A large part of business – perhaps even the largest part – is communication.
Whether you’re briefing an employee, giving feedback to a colleague, selling your value to a potential client, or informing your stakeholders of how you’ve done this year, communicating clearly, effectively and engagingly is key to success in both the short and long term.
We’ve discussed the core tenets of oral communication before on The Giles Agency Feed – and written communication follows many of the same rules. But how, exactly, should you go about connecting with people using the power of the pen (or, should we say, the keyboard)?
Our essential checklist for a business document that wows
Make sure every document you produce – from annual reports to proposals to press releases – is:
The key to maintaining focus? Planning! Plan, plan, and plan again. Don’t even begin writing without having a clear outline in mind for your document as a whole, and a
n outline broken down for each individual section. Communicate your key messages — both what you want to say, and what you have to say to meet your legal and regulatory requirements, if applicable — and offer an array of information about your various goals and milestones through the year.
Your document should be packed with interesting and useful content – but make sure that it’s appropriate for your audience. Do they either want or need to know what you’re telling them? Ensure that you adhere to a consistent writing style, maintain a clear, thoughtful structure, let your brand personality shine through, and avoid clichés and over-used phrases.
Focus any document on your achievements – without bragging or exaggerating – and value, rather than your aims or objectives. Try to ensure that your copy communicates a sense of energy, of dynamism, of activity: clients or stakeholders should be left with a sense of your ambition and ability. Use strong adjectives, the active voice, and include visuals and personal profiles of relevant staff members if appropriate. You should also mirror this dynamism in the design and aesthetic of your document (as discussed later).
Use short sentences and simple language. There’s no need to arbitrarily elevate your words to convey a point. The aim is to make your content as accessible and engaging as possible.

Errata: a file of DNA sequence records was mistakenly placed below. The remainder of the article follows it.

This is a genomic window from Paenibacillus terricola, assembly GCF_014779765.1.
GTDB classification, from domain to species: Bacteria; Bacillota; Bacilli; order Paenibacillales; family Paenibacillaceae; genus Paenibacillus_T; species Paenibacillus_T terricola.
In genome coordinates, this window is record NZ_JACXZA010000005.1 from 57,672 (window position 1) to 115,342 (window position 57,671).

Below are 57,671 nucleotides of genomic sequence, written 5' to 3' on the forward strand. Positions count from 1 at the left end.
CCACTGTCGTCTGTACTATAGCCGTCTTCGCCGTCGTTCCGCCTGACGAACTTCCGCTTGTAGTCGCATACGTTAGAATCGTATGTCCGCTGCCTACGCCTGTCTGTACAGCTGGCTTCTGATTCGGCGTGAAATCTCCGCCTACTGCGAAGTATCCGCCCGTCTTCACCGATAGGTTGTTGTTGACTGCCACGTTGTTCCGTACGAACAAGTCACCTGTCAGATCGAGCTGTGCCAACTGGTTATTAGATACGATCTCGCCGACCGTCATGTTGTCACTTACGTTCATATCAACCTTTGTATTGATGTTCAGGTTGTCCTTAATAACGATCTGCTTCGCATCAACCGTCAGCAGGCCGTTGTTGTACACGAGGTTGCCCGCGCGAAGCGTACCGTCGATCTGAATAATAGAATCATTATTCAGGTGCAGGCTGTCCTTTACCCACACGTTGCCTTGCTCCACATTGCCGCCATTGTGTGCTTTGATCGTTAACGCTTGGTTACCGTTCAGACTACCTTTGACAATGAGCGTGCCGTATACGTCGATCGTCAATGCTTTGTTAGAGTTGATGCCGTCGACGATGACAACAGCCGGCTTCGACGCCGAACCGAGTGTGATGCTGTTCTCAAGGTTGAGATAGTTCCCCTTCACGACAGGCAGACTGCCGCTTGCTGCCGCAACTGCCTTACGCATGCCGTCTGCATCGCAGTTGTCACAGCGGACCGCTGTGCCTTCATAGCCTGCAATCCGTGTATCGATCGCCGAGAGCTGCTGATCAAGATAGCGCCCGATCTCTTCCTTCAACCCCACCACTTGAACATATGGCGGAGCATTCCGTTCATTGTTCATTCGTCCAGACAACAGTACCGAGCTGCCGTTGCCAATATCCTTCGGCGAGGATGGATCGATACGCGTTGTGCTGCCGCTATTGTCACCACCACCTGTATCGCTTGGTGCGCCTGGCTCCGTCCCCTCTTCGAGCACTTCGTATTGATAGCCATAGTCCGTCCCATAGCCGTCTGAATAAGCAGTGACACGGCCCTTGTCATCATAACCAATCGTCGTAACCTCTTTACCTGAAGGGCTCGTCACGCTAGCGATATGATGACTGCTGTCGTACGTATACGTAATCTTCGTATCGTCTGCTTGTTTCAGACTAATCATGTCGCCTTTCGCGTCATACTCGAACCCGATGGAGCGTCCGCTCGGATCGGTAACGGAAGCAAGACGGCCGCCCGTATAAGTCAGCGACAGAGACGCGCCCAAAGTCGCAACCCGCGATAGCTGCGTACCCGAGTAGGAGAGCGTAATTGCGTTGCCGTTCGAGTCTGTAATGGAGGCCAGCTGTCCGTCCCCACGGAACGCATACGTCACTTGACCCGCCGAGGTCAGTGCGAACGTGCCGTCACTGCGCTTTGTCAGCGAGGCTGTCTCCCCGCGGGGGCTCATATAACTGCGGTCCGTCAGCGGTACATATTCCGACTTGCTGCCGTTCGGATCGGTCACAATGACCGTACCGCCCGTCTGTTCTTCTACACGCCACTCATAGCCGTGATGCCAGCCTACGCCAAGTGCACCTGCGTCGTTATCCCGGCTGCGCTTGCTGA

Schedule in the time needed for various colleagues or stakeholders to contribute information – schedules are busy. Also ensure that you give people time to review. A reviewed document has fewer errors, more support, and is more likely to be successful and well-rounded in the end.
Design isn’t merely an extra step to make everything look nice. It can be used as a tool to draw the reader’s eye and create a real sense of dynamism (see above!). The pull-quotes and highlighted statistics you choose are key in informing the reader of which parts you deem (most) important for them to know. Your choice of font and colour, while most likely dictated by your brand identity, also play a key role. Colour psychology is a very real phenomenon, and something you might want to harness in your business documents to make a particular impression on your audience. Additionally, the very presence of visuals adds information and context; infographics and charts can also be used to display data in a more appealing way.
Finally, your documents should be available in a digital format. This can also add an element of interactivity – for example, why not invite feedback from your audience at the end of the document, or include real-time polls? Digitising your document – and that means not just uploading the print copy, but optimising the document for mobile and tablet screens, and for viewing online – helps to make it accessible to anyone and everyone at the touch of a button, vastly increasing your potential audience with minimal effort.
Our experienced team of copywriters and editors are dab hands at putting together business documents at every level. Why not contact us to see if we can work together on your next project?